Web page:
Last week, the Missouri Supreme Court upheld the constitutionality of our state's limits (or "caps") on non-economic damages a plaintiff can collect in a wrongful death lawsuit, reports LegalNewsline.com.
The case (Sanders v. Ahmed) involved Ronald Sanders, whose wife Pauline died in 2005. In 2003, Pauline had been admitted to an Independence hospital after experiencing numbness in her legs and difficulty walking. Her primary care physician requested a consultation from a neurologist, Dr. Iftekhar Ahmed. After seeing Pauline (who had a history of seizures), Dr. Ahmed changed her medication and prescribed the drug Depakote.
Pauline's condition did not improve - in fact, she began to deteriorate. Over the next week, she became lethargic and suffered a focal seizure, and Dr. Ahmed cancelled her Depakote dosage at that time. Within days, Pauline stopped responding to all stimuli (even painful stimuli), and it was determined that she had suffered permanent brain damage. She lived in a long-term care facility for 2 years before she died.
Initially, Sanders had filed a personal injury lawsuit against Dr. Ahmed, which was subsequently amended into a wrongful death suit after Pauline passed away. The suit alleged that Dr. Ahmed failed to recognize and treat rising ammonia levels in Pauline's body, which was caused by the Depakote (Pauline's medical condition made it impossible for her body to dispose of byproduct ammonia). Those rising levels, Sanders claim said, resulted in the damage to Pauline's brain.
The jury concurred: when the lawsuit went to trial, Sanders was awarded $920,745.88 in past economic damages, and $7.5 million in future non-economic damages, making his total award $10,120,745.88.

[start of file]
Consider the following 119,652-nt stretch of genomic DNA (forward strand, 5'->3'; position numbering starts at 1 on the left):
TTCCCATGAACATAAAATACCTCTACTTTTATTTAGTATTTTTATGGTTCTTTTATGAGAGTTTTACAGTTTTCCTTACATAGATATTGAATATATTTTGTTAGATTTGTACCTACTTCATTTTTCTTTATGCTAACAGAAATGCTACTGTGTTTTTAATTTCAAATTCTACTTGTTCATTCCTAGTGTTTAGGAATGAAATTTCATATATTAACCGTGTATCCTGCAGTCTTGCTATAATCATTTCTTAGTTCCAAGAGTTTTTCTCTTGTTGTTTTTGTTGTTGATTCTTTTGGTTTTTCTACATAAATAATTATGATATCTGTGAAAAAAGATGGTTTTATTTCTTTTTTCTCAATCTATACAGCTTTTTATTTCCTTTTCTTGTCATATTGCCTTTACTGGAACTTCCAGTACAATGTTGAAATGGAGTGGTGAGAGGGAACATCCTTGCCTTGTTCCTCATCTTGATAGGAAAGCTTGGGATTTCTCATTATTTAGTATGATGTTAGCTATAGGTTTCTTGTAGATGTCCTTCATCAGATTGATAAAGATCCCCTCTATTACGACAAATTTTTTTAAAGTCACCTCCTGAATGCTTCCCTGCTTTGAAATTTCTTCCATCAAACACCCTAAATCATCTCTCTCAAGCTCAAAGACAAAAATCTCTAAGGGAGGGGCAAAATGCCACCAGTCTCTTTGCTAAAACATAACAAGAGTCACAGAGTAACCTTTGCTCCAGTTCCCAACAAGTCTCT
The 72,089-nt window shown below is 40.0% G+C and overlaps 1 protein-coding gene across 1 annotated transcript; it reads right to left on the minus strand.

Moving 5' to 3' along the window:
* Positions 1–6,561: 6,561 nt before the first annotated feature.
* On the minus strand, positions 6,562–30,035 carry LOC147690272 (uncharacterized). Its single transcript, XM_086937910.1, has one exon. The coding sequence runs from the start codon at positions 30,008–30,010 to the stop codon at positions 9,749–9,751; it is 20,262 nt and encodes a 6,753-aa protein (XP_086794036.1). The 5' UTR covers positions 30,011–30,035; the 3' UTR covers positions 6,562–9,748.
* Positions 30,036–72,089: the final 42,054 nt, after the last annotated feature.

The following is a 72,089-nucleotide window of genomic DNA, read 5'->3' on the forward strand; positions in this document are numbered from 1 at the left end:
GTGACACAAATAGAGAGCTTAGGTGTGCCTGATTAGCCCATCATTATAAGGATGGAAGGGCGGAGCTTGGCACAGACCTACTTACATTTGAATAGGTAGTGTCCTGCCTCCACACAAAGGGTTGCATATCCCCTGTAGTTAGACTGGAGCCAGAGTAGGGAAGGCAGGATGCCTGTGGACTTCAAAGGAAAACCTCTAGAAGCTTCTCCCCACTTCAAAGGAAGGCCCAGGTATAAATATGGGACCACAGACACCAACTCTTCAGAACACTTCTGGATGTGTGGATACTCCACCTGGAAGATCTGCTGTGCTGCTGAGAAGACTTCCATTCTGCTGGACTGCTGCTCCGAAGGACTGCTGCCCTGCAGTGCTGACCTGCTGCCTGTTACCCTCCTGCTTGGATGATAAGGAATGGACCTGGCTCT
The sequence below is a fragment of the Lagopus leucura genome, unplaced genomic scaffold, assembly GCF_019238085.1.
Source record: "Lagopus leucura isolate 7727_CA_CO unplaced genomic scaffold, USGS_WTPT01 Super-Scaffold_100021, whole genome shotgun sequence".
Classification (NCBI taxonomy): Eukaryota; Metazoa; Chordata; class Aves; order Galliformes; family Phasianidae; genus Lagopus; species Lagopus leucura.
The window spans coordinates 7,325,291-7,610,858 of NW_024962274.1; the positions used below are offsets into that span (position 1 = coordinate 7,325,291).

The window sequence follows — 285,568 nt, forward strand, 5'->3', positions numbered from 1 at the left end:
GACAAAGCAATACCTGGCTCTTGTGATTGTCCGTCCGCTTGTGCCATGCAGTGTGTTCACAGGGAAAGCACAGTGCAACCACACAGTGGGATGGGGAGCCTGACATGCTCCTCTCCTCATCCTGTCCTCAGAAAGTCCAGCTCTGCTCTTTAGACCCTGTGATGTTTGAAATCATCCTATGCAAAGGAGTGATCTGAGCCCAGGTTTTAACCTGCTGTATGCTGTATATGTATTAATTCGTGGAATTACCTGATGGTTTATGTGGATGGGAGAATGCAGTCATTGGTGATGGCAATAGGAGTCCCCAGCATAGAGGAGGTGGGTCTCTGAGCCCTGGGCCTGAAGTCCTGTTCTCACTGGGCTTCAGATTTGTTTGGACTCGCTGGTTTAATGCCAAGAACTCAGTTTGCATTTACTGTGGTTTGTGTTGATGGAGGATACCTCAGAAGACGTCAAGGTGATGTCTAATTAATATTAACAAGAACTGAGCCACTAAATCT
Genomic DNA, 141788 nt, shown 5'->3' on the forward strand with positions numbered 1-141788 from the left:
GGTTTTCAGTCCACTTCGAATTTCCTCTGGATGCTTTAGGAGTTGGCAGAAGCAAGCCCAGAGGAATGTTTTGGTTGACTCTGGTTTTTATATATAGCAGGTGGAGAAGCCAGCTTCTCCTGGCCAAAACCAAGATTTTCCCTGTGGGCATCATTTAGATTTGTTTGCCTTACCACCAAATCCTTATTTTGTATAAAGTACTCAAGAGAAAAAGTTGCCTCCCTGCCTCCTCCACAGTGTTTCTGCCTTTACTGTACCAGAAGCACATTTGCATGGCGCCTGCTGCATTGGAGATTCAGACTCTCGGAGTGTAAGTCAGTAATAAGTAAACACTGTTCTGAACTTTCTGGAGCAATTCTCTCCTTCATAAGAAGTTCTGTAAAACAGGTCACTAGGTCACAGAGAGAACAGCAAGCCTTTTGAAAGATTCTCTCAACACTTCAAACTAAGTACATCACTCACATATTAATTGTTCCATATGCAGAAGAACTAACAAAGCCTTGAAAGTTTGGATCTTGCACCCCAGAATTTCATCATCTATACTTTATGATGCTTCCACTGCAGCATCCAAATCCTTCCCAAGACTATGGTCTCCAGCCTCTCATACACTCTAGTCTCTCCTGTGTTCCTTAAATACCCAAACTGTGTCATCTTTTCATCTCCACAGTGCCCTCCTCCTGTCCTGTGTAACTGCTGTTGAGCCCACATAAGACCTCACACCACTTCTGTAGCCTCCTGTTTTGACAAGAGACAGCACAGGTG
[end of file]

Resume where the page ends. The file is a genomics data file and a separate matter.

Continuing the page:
However, because of Missouri's cap on non-economic damages, the final amount of his award was cut to $1,265,207.64. Sanders' non-economic damages had been cut to reflect Missouri's $350,000 cap on these awards.
Sanders' appeal went all the way to the Missouri Supreme Court. His attorneys argued that Missouri's limits on non-economic damages "interfere with the Missouri Constitution's guarantee of the right to a jury trial because the caps substitute the judgment of the state Legislature for that of the jury."
The Court disagreed, upholding the original amount of the award with a 5-2 vote. In the decision, Judge William Ray Price Jr. wrote that "Missouri does not recognize a common-law claim for wrongful death," and thus, that the "legislature has the power to define the remedy available if it creates the cause of action," reports the Missouri Lawyers Media.
It's certain that the Missouri Supreme Court will have to revisit the limits on non-economic damages in the very near future: recently, they heard another case (Watts v. Cox Medical Center) that also addresses the limits on these damages. The 2 judges who dissented in Sanders v. Ahmed have said that their position will remain the same, and that they will vote again to deem these damage caps unconstitutional. "It is impossible for the right to trial by jury to 'remain inviolate' when a statutory limit requires the reduction of the jury's verdict, regardless of the particularized facts of each case," wrote Judge George W. Draper III.